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Highway Noise

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Last week the Monroe County Council amended its local noise ordinance to deal with some recent complaints, including loud, night-time and weekend construction work on section 4 of the new I-69 interstate that has been underway in the southeast corner of the county for the last few months. Correspondent David Murphy reports.

IU’s Indiana Prevention Resource Center to Enhance Alcohol and Drug Screening as Preventive Care – July 16th, 2014

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The Indiana University School of Public Health and the Indiana Prevention Resource Center is making it easier for patients to talk about their drug and alcohol use through a program called SBIRT (Screening, Brief Intervention, and Referral). Mallory DeSalle helps explain what SBIRT does and how it will help Hoosiers in finding appropriate treatment for their drug or alcohol use.

Story by Harrison Wagner

Interchange – The Best of Andy Mahler: Dwight Worker

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Tonight Interchange presents the second episode in our “Best of Andy Mahler” series.

Mahler’s guest in this program is Dwight Worker, long-time Bloomington resident, author, adventurer, and activist. Worker talks about his early years as an anti-war and civil rights activist at IU in the 60s, his escape from a Mexican prison in the 70s, his career in information systems in the 80s, his adventures as a drift-net sinker in the 90s, and his most recent career as a professor of information security at IU. This is one lively Interchange you won’t want to miss!

If you liked this interview and want to hear more with Andy Mahler just head to the archives! Here’s a shortcut: Andy Mahler on Interchange.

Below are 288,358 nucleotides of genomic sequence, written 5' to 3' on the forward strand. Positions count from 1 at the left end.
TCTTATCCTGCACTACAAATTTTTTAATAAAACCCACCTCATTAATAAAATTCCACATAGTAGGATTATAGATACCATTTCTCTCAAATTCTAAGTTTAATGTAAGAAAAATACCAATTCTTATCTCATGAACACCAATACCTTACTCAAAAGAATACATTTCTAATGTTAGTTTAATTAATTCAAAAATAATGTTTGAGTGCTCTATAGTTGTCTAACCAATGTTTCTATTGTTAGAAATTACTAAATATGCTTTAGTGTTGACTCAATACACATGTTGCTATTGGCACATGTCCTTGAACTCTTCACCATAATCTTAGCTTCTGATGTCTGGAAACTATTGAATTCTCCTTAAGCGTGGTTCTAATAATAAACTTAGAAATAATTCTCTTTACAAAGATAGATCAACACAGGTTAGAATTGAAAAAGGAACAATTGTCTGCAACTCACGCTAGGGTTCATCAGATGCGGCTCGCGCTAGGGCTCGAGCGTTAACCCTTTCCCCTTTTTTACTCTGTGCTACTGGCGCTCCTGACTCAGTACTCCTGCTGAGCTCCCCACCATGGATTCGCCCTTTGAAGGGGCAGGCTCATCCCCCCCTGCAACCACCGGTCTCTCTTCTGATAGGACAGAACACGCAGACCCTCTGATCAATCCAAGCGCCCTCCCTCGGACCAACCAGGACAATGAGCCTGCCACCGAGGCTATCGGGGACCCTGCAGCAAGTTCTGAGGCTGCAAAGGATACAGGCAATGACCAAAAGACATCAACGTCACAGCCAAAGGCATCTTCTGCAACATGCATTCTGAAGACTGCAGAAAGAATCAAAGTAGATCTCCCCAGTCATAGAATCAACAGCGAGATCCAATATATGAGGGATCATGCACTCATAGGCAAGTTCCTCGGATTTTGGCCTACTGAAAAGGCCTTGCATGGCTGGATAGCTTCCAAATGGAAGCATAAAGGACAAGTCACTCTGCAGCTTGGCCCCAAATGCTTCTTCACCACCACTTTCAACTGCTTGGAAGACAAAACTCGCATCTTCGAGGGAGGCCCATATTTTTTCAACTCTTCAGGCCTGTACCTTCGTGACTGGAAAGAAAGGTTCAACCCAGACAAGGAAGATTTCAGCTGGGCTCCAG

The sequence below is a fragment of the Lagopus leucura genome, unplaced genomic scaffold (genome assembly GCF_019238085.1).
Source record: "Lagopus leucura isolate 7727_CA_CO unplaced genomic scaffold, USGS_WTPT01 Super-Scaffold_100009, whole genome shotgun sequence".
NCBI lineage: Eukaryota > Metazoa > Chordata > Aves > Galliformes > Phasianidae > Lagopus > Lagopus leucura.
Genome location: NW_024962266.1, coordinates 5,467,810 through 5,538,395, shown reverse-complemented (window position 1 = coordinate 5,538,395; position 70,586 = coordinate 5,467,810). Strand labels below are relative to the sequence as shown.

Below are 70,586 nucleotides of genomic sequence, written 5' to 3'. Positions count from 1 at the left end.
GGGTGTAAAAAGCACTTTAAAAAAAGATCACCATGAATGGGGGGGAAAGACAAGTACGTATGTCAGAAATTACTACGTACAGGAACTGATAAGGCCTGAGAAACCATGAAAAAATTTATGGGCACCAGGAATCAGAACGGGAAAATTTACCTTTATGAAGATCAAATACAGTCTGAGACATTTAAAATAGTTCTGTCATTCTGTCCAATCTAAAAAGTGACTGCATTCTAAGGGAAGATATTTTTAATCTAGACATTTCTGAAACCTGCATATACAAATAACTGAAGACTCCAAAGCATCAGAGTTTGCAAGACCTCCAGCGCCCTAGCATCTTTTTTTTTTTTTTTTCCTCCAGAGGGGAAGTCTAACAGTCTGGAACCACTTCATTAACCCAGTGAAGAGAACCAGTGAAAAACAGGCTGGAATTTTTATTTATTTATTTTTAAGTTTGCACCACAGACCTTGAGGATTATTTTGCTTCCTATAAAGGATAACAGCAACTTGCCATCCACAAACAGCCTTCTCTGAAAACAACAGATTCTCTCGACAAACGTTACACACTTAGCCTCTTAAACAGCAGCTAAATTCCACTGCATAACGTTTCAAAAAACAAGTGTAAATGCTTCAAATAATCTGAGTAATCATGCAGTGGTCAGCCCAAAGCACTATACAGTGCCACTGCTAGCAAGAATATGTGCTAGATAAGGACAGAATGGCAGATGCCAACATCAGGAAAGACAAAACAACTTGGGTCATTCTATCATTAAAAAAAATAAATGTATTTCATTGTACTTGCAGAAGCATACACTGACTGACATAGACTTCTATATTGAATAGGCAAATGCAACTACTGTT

Books Unbound – Portrait of the Artist as a Young Man, Part 7

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James Joyce was a pioneering writer of modernist fiction and poetry, known for his innovative prose style and complex wordplay. Born in 1882 in Dublin, Joyce left Ireland at the age of twenty to study in Paris. Within months, he started his first novel, A Portrait of the Artist as a Young Man. Published in 1914, A Portrait established Joyce as both an experimental stylist and a pusher of boundaries who questioned religious and nationalist orthodoxy.

A Portrait was received as a bold achievement by most of Joyce’s literary peers, but some critics dismissed its realism as a dirty obsession with sex and sewage. These controversies were soon eclipsed by Joyce’s monumental Ulysses. Today regarded as the definitive modernist novel in English, Ulysses was officially banned as obscene in both Britain and the United States, earning Joyce a perennial place among literary masters whose works were suppressed.

EcoReport, July 10, 2014

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This special originally aired on Dec. 26, 2013.
Local environmentalist and EcoReport co-founder Lucille Bertuccio is joined by her daughter Mary Bertuccio to read from and talk about her book of essays -Au Natural- Ruminations on Nature and the Environment.

News Summit Updates

The News Summit has started out marvelously with great attendance and discussion at all of our sessions! A link to the summary sheet from all meetings is available along with the session description of our Summit Website so you may review anything you’ve missed. Keep checking the website for updated handouts and notices. Feel free to browse the News Summit FAQ for more information.

Here’s a quick overview of the schedule, mark your calendars!

 

Interchange – The Best of Andy Mahler: Annemarie Mahler